The Aquatic Biotechnology and Environmental Laboratory (ABEL), constructed with support from the Georgia Research Alliance, was completed in 2002. As it's name conveys, ABEL was designed to serve as a unique research facility devoted to the study of aquatic organisms used as animal models in biomedical and environmental research using the modern tools of molecular biology and biotechnology.
ABEL combines, under the same roof (8500 ft2), laboratories for aquatic animal culture, chemical and physical mutagen exposure, animal nursery, microscopy, and molecular biology. Advanced instrumentation for analyzing DNA, including capillary-based sequencing and real-time PCR, are available in-house. Specialized equipment for performing toxicant exposures are also available.
Currently, ABEL houses several strains of medaka (shown here), including transgenic lines in freshwater systems, and transgenic and non-transgenic populations of Fundulus heteroclitus in re-circulating saltwater systems. ABEL is becoming widely recognized as an important resource for researchers seeking to use fish as animal models.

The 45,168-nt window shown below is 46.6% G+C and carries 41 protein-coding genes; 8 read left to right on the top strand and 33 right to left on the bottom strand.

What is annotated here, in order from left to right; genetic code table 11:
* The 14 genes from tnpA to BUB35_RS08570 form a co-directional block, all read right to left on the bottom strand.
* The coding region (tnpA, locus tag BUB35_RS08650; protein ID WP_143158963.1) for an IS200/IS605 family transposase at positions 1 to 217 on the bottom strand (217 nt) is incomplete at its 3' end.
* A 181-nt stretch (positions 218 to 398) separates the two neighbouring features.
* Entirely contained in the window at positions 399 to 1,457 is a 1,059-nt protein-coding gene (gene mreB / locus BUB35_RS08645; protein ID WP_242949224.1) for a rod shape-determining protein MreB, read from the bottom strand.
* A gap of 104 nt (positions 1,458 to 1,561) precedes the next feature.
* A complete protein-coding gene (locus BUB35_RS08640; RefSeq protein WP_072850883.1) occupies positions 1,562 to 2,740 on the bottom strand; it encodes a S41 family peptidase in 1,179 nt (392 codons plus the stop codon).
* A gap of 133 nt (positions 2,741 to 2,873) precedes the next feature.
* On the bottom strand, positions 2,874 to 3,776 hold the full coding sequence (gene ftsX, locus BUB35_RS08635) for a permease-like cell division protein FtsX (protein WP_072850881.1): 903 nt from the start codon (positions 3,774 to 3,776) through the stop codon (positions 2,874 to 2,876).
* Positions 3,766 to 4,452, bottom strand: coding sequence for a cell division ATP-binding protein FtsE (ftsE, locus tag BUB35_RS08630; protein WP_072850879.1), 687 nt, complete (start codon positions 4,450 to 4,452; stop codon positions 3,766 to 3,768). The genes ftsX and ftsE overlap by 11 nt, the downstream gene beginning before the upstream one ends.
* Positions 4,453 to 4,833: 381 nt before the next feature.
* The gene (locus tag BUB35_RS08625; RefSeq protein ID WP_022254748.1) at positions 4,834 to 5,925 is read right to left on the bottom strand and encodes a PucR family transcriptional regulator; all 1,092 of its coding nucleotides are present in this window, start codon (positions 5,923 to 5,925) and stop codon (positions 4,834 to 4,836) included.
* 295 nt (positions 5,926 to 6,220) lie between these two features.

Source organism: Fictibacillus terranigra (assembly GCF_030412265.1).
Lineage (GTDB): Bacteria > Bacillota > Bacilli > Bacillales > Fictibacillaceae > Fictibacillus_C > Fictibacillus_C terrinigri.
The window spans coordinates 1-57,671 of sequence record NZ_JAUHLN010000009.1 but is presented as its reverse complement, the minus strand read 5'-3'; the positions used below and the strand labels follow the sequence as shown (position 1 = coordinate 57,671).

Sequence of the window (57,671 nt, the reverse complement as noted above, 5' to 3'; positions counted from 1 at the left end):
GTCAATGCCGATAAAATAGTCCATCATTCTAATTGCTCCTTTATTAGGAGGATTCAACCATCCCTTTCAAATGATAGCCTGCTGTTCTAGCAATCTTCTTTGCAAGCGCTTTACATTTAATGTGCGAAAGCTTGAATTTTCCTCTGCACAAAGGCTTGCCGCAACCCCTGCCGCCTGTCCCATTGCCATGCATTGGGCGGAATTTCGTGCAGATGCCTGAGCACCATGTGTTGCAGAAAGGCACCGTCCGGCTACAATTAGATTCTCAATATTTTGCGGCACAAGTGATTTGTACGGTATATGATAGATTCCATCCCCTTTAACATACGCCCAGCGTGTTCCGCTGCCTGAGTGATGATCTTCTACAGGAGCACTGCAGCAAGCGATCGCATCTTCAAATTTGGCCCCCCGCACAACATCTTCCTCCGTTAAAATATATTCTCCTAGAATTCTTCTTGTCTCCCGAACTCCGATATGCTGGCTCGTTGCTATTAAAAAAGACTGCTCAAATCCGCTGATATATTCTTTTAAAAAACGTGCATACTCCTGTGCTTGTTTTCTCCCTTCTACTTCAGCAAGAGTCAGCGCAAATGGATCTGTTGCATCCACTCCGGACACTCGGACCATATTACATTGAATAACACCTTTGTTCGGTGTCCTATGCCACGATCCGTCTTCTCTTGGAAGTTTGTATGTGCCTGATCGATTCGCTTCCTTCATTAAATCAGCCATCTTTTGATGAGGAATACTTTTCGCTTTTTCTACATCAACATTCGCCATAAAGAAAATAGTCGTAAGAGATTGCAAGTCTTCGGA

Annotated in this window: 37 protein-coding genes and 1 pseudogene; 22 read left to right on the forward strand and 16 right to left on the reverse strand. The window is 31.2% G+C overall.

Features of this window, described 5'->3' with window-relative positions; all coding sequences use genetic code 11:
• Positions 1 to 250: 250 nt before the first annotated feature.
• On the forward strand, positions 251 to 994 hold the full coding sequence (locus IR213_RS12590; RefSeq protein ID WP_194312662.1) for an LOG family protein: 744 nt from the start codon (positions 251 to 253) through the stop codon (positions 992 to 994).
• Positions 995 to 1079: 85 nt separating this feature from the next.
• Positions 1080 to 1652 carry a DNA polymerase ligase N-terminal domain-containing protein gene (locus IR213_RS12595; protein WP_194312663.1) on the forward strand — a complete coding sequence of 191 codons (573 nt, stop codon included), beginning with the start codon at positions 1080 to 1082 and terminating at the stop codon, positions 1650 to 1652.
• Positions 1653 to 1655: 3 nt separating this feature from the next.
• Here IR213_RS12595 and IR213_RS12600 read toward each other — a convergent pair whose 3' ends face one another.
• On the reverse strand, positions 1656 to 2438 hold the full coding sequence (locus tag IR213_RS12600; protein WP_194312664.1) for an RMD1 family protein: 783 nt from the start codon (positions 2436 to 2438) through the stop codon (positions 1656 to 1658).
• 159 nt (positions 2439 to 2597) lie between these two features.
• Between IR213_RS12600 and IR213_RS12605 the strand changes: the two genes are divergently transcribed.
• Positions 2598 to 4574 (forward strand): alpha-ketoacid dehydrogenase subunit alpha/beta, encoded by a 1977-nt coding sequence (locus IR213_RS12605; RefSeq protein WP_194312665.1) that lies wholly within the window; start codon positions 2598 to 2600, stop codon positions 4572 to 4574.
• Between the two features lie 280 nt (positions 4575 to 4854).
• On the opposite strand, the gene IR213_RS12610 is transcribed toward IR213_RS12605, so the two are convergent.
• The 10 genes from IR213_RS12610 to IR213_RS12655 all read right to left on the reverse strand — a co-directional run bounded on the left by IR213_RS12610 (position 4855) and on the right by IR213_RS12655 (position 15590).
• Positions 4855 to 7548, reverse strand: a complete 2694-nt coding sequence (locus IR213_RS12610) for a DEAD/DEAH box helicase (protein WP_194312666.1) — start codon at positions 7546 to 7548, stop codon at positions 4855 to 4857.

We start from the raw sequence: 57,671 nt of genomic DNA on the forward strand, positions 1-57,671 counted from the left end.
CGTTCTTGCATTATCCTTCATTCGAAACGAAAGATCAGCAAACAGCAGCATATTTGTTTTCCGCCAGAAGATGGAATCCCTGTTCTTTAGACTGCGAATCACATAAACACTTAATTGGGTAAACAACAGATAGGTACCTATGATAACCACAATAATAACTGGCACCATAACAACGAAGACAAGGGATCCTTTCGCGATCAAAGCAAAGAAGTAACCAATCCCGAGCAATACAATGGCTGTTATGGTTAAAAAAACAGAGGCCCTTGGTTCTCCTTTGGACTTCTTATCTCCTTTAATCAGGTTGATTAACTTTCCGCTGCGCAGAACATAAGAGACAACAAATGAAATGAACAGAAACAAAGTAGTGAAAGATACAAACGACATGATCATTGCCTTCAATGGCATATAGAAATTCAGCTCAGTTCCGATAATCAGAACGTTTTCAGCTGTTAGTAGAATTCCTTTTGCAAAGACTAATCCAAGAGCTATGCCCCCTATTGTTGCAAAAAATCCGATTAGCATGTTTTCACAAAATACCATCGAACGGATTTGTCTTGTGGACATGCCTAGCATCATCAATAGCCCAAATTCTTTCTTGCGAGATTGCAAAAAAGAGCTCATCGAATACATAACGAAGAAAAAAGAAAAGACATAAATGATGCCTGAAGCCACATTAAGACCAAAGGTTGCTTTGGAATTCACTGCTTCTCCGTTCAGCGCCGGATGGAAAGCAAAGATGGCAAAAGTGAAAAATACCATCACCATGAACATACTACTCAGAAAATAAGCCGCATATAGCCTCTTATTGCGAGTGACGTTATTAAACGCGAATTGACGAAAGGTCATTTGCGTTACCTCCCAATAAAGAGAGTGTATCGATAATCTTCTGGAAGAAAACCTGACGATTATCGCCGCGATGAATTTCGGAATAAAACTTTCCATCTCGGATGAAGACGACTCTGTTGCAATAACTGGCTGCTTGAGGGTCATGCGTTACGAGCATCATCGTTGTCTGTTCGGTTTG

Numerous researchers, and students from the US, Canada, Japan, France, United Kingdom, and elsewhere have received training in the use of the fish, aquatic animal facility design, as well as in various techniques in mutation analyses, toxicology and biotechnology. In addition, fish have been been widely distributed to researchers for study.
A major focus of our research is on the analysis of mutations in the unique transgenic fish models we developed. Using the similar approach as that in transgenic rodent mutation models, transgenic lineages of fish carry transgenes that serve as targets for mutations. These genes can be easily recovered from tissues of interest and analyzed for mutations.
We selected the mummichog, Fundulus heteroclitus (shown here), and the medaka, Oryzias latipes (shown above), as the focus of our laboratory because these small fish species provide a variety of important benefits in biomedical and environmental research, including small size, ease of laboratory culture and manipulation, and excellent responsiveness to chemical contaminant exposure. They are widely used in environmental toxicology, genetics, and other disciplines. Medaka has been described as the small fish species of choice in carcinogenesis bioassays, and in studies of germ-cell mutagenesis.